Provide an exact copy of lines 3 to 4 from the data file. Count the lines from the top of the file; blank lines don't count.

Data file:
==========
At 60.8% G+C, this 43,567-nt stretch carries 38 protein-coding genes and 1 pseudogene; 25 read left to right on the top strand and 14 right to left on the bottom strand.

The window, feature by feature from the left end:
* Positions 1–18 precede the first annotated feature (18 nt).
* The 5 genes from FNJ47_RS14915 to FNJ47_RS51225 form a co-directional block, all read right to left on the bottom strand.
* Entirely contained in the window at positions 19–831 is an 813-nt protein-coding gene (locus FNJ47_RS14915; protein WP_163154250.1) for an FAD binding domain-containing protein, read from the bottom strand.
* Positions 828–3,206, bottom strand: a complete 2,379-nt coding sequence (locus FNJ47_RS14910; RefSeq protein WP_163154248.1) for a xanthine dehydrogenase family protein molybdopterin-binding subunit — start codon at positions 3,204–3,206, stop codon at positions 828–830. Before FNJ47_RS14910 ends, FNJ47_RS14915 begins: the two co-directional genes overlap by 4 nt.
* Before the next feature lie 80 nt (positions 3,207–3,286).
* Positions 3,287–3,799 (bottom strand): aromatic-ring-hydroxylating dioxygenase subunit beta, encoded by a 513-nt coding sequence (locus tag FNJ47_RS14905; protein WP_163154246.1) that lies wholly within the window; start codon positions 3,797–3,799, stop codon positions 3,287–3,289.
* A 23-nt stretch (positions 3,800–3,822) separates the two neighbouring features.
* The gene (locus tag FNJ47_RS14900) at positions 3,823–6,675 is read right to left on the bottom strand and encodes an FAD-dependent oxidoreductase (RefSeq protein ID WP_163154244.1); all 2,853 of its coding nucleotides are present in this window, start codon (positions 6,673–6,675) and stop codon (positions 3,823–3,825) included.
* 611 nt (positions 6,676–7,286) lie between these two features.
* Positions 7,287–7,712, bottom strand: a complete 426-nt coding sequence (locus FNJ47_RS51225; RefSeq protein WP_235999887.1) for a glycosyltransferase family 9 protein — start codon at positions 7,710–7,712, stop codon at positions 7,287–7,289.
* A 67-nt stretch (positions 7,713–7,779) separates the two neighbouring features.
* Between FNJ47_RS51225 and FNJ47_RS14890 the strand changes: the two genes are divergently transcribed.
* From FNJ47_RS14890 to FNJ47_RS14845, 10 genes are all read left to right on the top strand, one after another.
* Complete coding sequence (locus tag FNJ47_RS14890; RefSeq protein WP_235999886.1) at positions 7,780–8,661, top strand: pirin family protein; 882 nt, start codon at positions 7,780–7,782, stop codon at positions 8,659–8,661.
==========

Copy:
* Positions 1–18 precede the first annotated feature (18 nt).
* The 5 genes from FNJ47_RS14915 to FNJ47_RS51225 form a co-directional block, all read right to left on the bottom strand.